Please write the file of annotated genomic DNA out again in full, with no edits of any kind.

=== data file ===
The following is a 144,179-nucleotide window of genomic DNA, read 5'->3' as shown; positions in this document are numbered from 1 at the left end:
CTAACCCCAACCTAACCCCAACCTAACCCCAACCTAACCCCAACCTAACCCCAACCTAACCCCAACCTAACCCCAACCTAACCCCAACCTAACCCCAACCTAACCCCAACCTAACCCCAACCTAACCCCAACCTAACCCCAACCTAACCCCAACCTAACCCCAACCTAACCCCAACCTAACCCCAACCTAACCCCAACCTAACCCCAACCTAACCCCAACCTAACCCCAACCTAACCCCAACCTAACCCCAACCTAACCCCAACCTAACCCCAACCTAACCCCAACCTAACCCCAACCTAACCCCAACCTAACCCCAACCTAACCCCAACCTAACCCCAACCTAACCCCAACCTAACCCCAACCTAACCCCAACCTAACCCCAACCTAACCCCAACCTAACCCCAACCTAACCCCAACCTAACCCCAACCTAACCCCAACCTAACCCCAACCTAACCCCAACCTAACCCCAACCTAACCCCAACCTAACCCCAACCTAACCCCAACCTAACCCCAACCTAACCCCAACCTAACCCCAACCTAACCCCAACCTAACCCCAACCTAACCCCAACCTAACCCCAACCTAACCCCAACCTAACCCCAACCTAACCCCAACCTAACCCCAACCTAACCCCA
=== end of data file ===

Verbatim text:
The following is a 144,179-nucleotide window of genomic DNA, read 5'->3' as shown; positions in this document are numbered from 1 at the left end:
CTAACCCCAACCTAACCCCAACCTAACCCCAACCTAACCCCAACCTAACCCCAACCTAACCCCAACCTAACCCCAACCTAACCCCAACCTAACCCCAACCTAACCCCAACCTAACCCCAACCTAACCCCAACCTAACCCCAACCTAACCCCAACCTAACCCCAACCTAACCCCAACCTAACCCCAACCTAACCCCAACCTAACCCCAACCTAACCCCAACCTAACCCCAACCTAACCCCAACCTAACCCCAACCTAACCCCAACCTAACCCCAACCTAACCCCAACCTAACCCCAACCTAACCCCAACCTAACCCCAACCTAACCCCAACCTAACCCCAACCTAACCCCAACCTAACCCCAACCTAACCCCAACCTAACCCCAACCTAACCCCAACCTAACCCCAACCTAACCCCAACCTAACCCCAACCTAACCCCAACCTAACCCCAACCTAACCCCAACCTAACCCCAACCTAACCCCAACCTAACCCCAACCTAACCCCAACCTAACCCCAACCTAACCCCAACCTAACCCCAACCTAACCCCAACCTAACCCCAACCTAACCCCAACCTAACCCCAACCTAACCCCAACCTAACCCCAACCTAACCCCAACCTAACCCCAACCTAACCCCA